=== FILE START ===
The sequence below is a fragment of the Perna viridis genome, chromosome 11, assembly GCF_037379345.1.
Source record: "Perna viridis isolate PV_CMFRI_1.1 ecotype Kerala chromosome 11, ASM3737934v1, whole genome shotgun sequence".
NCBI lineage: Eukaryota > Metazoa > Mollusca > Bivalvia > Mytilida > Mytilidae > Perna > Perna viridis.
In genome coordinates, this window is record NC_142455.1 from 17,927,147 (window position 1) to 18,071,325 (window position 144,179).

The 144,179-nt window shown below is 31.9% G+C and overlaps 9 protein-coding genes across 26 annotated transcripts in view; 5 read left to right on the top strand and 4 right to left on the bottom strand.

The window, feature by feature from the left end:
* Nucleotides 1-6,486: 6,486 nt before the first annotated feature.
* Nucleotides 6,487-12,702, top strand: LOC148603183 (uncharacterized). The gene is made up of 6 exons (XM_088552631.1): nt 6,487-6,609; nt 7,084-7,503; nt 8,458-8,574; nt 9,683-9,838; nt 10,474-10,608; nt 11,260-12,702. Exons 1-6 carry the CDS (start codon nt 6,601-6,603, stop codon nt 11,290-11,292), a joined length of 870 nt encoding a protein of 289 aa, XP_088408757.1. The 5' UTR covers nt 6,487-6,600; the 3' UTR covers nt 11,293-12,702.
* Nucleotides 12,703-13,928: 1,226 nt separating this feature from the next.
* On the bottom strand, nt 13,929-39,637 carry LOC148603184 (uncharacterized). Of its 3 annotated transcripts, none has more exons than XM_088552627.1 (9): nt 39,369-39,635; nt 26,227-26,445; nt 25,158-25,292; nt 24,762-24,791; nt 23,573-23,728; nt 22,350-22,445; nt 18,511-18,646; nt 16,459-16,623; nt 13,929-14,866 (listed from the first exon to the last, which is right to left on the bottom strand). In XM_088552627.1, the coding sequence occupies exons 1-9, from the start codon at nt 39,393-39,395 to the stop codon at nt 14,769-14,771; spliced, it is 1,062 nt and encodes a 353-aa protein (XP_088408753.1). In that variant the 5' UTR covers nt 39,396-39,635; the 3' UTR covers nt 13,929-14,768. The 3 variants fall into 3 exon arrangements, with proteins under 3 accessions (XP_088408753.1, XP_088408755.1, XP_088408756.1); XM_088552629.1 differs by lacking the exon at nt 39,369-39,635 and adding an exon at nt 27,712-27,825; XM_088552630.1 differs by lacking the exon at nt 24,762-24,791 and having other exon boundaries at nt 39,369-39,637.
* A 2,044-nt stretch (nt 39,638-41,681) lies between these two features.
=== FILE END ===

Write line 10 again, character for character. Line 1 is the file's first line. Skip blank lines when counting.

* On the bottom strand, nt 13,929-39,637 carry LOC148603184 (uncharacterized). Of its 3 annotated transcripts, none has more exons than XM_088552627.1 (9): nt 39,369-39,635; nt 26,227-26,445; nt 25,158-25,292; nt 24,762-24,791; nt 23,573-23,728; nt 22,350-22,445; nt 18,511-18,646; nt 16,459-16,623; nt 13,929-14,866 (listed from the first exon to the last, which is right to left on the bottom strand). In XM_088552627.1, the coding sequence occupies exons 1-9, from the start codon at nt 39,393-39,395 to the stop codon at nt 14,769-14,771; spliced, it is 1,062 nt and encodes a 353-aa protein (XP_088408753.1). In that variant the 5' UTR covers nt 39,396-39,635; the 3' UTR covers nt 13,929-14,768. The 3 variants fall into 3 exon arrangements, with proteins under 3 accessions (XP_088408753.1, XP_088408755.1, XP_088408756.1); XM_088552629.1 differs by lacking the exon at nt 39,369-39,635 and adding an exon at nt 27,712-27,825; XM_088552630.1 differs by lacking the exon at nt 24,762-24,791 and having other exon boundaries at nt 39,369-39,637.